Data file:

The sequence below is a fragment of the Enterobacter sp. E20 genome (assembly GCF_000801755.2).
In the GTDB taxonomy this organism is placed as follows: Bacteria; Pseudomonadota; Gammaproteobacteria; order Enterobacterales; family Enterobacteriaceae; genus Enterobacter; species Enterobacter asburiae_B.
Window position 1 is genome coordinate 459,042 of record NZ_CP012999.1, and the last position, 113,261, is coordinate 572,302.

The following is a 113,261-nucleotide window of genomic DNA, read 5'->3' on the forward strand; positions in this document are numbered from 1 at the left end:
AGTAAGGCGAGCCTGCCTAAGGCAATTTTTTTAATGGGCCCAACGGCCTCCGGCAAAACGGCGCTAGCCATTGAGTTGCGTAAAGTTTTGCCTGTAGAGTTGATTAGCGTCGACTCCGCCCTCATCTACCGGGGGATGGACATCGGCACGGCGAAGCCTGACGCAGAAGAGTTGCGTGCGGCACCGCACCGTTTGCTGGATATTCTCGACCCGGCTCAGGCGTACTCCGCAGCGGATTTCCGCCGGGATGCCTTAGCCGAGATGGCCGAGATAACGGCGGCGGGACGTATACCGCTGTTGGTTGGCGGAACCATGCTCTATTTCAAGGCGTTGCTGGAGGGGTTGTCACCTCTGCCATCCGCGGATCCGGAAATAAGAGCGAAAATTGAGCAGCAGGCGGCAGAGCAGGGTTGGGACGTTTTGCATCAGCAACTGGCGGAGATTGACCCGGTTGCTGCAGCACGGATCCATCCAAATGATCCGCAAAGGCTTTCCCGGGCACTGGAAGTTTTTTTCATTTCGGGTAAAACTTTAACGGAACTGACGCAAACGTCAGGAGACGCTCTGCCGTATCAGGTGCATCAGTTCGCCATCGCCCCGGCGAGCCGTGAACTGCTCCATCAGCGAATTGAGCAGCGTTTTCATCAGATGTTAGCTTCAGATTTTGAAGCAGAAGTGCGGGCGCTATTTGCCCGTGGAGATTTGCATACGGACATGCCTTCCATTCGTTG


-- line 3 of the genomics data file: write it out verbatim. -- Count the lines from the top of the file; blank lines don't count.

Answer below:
Window position 1 is genome coordinate 459,042 of record NZ_CP012999.1, and the last position, 113,261, is coordinate 572,302.